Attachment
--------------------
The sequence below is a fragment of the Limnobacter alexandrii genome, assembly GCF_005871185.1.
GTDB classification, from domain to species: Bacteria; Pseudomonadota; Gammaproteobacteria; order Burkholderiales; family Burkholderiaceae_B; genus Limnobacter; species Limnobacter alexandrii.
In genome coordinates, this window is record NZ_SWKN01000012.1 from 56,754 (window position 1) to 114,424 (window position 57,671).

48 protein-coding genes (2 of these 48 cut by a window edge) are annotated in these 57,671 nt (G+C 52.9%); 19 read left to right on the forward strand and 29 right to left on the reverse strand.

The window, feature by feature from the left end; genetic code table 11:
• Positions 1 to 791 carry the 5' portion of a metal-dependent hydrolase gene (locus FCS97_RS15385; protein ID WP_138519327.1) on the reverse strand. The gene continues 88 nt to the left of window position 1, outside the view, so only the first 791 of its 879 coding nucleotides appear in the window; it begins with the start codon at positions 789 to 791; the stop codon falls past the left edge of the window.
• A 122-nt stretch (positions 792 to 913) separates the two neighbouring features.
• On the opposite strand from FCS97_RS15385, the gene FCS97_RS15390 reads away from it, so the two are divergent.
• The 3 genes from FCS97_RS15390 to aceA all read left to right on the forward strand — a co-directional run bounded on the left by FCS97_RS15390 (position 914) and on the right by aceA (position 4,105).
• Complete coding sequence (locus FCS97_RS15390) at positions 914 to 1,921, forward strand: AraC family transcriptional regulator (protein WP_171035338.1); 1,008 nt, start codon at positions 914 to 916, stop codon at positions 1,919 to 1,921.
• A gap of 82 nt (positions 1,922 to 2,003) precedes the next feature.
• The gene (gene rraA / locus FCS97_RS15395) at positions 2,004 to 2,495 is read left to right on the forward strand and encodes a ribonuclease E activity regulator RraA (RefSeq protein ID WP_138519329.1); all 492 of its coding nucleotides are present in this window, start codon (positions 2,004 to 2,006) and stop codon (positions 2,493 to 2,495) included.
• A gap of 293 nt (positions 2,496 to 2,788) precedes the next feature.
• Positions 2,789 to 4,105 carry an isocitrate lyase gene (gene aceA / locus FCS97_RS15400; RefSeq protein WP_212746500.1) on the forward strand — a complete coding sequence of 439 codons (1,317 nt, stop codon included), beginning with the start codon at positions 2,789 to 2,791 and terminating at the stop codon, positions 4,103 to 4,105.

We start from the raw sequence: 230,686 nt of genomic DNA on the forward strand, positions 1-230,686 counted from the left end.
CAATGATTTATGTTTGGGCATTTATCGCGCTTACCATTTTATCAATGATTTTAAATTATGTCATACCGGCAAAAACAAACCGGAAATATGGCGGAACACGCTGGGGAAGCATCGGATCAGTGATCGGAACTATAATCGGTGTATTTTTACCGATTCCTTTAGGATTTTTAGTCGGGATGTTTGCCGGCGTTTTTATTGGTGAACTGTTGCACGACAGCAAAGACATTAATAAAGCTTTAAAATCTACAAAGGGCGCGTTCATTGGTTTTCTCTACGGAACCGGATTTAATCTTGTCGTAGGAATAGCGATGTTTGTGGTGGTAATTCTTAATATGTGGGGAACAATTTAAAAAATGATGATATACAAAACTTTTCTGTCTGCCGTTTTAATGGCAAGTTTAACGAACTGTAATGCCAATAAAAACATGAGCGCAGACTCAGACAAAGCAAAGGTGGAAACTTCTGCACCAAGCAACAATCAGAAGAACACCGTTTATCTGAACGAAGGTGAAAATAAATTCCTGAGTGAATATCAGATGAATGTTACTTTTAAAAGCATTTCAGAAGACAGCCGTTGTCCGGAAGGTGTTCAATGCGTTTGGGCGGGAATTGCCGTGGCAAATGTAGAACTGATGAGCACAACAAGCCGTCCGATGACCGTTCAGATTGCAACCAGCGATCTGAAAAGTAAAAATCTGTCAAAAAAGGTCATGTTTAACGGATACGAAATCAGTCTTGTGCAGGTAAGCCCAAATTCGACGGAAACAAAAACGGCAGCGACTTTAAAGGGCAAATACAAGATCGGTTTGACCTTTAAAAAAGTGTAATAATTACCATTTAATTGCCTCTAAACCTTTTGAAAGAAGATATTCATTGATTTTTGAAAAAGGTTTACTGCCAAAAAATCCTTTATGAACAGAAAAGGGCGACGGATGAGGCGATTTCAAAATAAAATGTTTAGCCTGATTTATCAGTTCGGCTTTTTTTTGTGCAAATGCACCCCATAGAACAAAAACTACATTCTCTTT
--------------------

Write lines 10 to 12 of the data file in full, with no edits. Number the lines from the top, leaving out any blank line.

• Complete coding sequence (locus FCS97_RS15390) at positions 914 to 1,921, forward strand: AraC family transcriptional regulator (protein WP_171035338.1); 1,008 nt, start codon at positions 914 to 916, stop codon at positions 1,919 to 1,921.
• A gap of 82 nt (positions 1,922 to 2,003) precedes the next feature.
• The gene (gene rraA / locus FCS97_RS15395) at positions 2,004 to 2,495 is read left to right on the forward strand and encodes a ribonuclease E activity regulator RraA (RefSeq protein ID WP_138519329.1); all 492 of its coding nucleotides are present in this window, start codon (positions 2,004 to 2,006) and stop codon (positions 2,493 to 2,495) included.